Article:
Impaired T lymphocyte trafficking in mice deficient in an actin-nucleating protein, mDia1.

Sakata D, Taniguchi H, Yasuda S, Adachi-Morishima A, Hamazaki Y, Nakayama R, Miki T, Minato N, Narumiya S - J. Exp. Med. (2007)

Decreased number of T cells in secondary lymphoid organs of mDia1−/− mice. (A) Western blot analysis. The homogenates of the brain, lung, and thymus of wild-type (+/+), heterozygous (+/−), and homozygous (−/−) mice were subjected to immunoblot analysis for mDia1, mDia2, mDia3, and β-actin (B) Weight of the body and lymphoid organs of wild-type (shaded bars) and mDia1−/− (open bars) mice (n = 3 for each group). The experiment was performed twice with reproducible results. (C) Immunohistochemistry of the spleen and lymph node. The spleen and lymph node of mDia1+/+ and mDia1−/− mice were stained for Thy1.2 (green) and B220 (red). Representative observation from samples of two mice. Bar, 100 μm. (D) Cell population analysis in the spleen, lymph node, and blood. The numbers of total cells, Thy1.2+ T cells, B220+ B cells, CD4+ T cells, CD8+ T cells, CD11c+ cells, and CD11b+ cells in the spleen, lymph node, and blood were determined in mDia1+/+ (shaded bars) and mDia1−/− (open bars) mice. (E) Cell population analysis in the thymus. The numbers of total cells and indicated subsets of thymocytes (DN, CD4−CD8−; DP, CD4+CD8+; CD4-SP, CD4+CD8−; CD8-SP, CD4−CD8+) in the thymus were determined in mDia1+/+ (shaded bars) and mDia1−/− (open bars) mice. The bottom panel shows the numbers of CD69loCD62LhiCD4-SP and CD8-SP cells in the thymus of mDia1+/+ and mDia1−/− mice (n = 4 for each group). Unless otherwise stated, experiments shown in D and E were performed using three mice for each group more than twice with similar results, and results from one experiment are shown. All data are shown as means ± SEM. *, P < 0.05 versus the number of the corresponding population in mDia1+/+ wild-type mice. The axillary and inguinal lymph nodes were used as peripheral lymph nodes for analysis in these experiments.
© Copyright Policy
Related In: Results  -  Collection

Show All Figures
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fig1: Decreased number of T cells in secondary lymphoid organs of mDia1−/− mice. (A) Western blot analysis. The homogenates of the brain, lung, and thymus of wild-type (+/+), heterozygous (+/−), and homozygous (−/−) mice were subjected to immunoblot analysis for mDia1, mDia2, mDia3, and β-actin (B) Weight of the body and lymphoid organs of wild-type (shaded bars) and mDia1−/− (open bars) mice (n = 3 for each group). The experiment was performed twice with reproducible results. (C) Immunohistochemistry of the spleen and lymph node. The spleen and lymph node of mDia1+/+ and mDia1−/− mice were stained for Thy1.2 (green) and B220 (red). Representative observation from samples of two mice. Bar, 100 μm. (D) Cell population analysis in the spleen, lymph node, and blood. The numbers of total cells, Thy1.2+ T cells, B220+ B cells, CD4+ T cells, CD8+ T cells, CD11c+ cells, and CD11b+ cells in the spleen, lymph node, and blood were determined in mDia1+/+ (shaded bars) and mDia1−/− (open bars) mice. (E) Cell population analysis in the thymus. The numbers of total cells and indicated subsets of thymocytes (DN, CD4−CD8−; DP, CD4+CD8+; CD4-SP, CD4+CD8−; CD8-SP, CD4−CD8+) in the thymus were determined in mDia1+/+ (shaded bars) and mDia1−/− (open bars) mice. The bottom panel shows the numbers of CD69loCD62LhiCD4-SP and CD8-SP cells in the thymus of mDia1+/+ and mDia1−/− mice (n = 4 for each group). Unless otherwise stated, experiments shown in D and E were performed using three mice for each group more than twice with similar results, and results from one experiment are shown. All data are shown as means ± SEM. *, P < 0.05 versus the number of the corresponding population in mDia1+/+ wild-type mice. The axillary and inguinal lymph nodes were used as peripheral lymph nodes for analysis in these experiments.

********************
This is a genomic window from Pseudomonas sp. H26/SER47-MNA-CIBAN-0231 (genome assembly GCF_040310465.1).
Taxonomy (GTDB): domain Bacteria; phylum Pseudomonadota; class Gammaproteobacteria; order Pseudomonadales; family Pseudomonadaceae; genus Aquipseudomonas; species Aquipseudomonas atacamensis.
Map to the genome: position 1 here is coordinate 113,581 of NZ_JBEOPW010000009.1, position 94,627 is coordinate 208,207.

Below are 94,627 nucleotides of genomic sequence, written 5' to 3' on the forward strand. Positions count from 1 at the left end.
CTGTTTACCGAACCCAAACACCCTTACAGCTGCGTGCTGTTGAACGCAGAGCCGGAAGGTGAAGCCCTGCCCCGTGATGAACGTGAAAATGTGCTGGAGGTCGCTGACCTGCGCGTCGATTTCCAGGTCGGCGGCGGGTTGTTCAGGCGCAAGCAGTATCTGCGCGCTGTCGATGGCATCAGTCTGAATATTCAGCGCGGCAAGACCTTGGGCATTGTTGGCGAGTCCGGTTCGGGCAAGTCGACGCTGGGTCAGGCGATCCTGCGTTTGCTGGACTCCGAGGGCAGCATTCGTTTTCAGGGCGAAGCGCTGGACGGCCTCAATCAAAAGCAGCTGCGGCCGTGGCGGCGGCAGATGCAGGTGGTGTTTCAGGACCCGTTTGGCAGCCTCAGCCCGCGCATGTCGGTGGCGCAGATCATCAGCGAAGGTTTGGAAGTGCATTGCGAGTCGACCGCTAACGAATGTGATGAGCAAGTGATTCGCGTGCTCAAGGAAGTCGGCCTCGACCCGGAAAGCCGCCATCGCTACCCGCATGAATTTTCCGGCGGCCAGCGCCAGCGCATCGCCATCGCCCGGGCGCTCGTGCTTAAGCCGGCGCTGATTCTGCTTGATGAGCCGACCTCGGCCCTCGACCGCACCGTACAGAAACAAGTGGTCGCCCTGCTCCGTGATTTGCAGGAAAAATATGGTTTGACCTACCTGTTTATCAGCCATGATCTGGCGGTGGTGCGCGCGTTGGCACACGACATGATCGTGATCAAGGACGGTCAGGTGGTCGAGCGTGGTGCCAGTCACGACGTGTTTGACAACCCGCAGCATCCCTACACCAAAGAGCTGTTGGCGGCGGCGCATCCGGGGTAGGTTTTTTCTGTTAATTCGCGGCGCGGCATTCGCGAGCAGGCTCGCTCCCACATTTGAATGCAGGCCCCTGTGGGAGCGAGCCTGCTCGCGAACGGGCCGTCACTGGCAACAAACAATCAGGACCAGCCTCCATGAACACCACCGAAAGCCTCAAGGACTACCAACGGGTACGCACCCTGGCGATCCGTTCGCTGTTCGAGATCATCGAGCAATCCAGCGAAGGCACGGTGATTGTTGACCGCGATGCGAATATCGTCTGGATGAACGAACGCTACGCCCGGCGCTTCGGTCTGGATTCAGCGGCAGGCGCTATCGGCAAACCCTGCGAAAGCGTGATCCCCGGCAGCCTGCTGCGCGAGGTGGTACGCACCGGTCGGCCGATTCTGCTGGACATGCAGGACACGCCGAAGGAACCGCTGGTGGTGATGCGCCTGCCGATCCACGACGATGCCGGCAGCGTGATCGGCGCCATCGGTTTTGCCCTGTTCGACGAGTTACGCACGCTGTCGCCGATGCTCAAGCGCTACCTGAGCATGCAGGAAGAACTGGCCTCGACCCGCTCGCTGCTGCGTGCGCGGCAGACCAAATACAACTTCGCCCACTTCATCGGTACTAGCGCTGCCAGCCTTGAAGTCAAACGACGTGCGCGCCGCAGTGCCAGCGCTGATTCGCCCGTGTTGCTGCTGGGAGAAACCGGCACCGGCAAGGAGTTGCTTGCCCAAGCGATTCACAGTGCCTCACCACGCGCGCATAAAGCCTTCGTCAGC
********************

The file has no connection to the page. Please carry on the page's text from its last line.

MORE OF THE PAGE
Mentions: We generated an mDia1-floxed strain of mice that allows deletion of the translation initiation exon, Exon 1, of mDia1 on Cre/loxP-mediated recombination (Fig. S1, A and B, available at http://www.jem.org/cgi/content/full/jem.20062647/DC1). mDia1+/flox heterozygotes were then crossed with EIIa-Cre mice, in which Cre recombinase was expressed in the early embryo (12), to produce heterozygous mDia1+/− mice, which were intercrossed to produce homozygous mDia1−/− mice (Fig. S1 C). No expression of mDia1 protein was found in mDia1−/− mice, whereas expression of mDia2 and mDia3 proteins was not altered (Fig. 1 A). mDia1−/− mice were born with an expected Mendelian ratio (Fig. S1 D). Both male and female mDia1−/− mice developed without apparent abnormality and were fertile. Generated mDia1−/− mice were backcrossed for more than five generations to a C57BL/6 background and used for analysis with wild-type littermates obtained from the same heterozygous mating as a control. 8–12-wk-old mice were used in subsequent analyses.

Bottom Line: Although much is known about the latter, the physiological functions of mDia proteins are unclear.Similarly, mDia1(-/-) thymocytes showed reduced chemotaxis and impaired egression from the thymus.These results suggest that mDia1 plays a distinct role in chemotaxis in T lymphocyte trafficking.

View Article: PubMed Central - PubMed

Affiliation: Department of Pharmacology,Kyoto University Faculty of Medicine, Kyoto 606-8501, Japan.

ABSTRACT
Trafficking of immune cells is controlled by directed migration of relevant cells toward chemotactic signals. Actin cytoskeleton undergoes continuous remodeling and serves as machinery for cell migration. The mDia family of formins and the Wiskott-Aldrich syndrome protein (WASP)-Arp2/3 system are two major actin nucleating-polymerizing systems in mammalian cells, with the former producing long straight actin filaments and the latter producing branched actin meshwork. Although much is known about the latter, the physiological functions of mDia proteins are unclear. We generated mice deficient in one mDia isoform, mDia1. Although mDia1(-/-) mice were born and developed without apparent abnormality, mDia1(-/-) T lymphocytes exhibited impaired trafficking to secondary lymphoid organs in vivo and showed reduced chemotaxis, little actin filament formation, and impaired polarity in response to chemotactic stimuli in vitro. Similarly, mDia1(-/-) thymocytes showed reduced chemotaxis and impaired egression from the thymus. These results suggest that mDia1 plays a distinct role in chemotaxis in T lymphocyte trafficking.

Show MeSH
Related in: MedlinePlus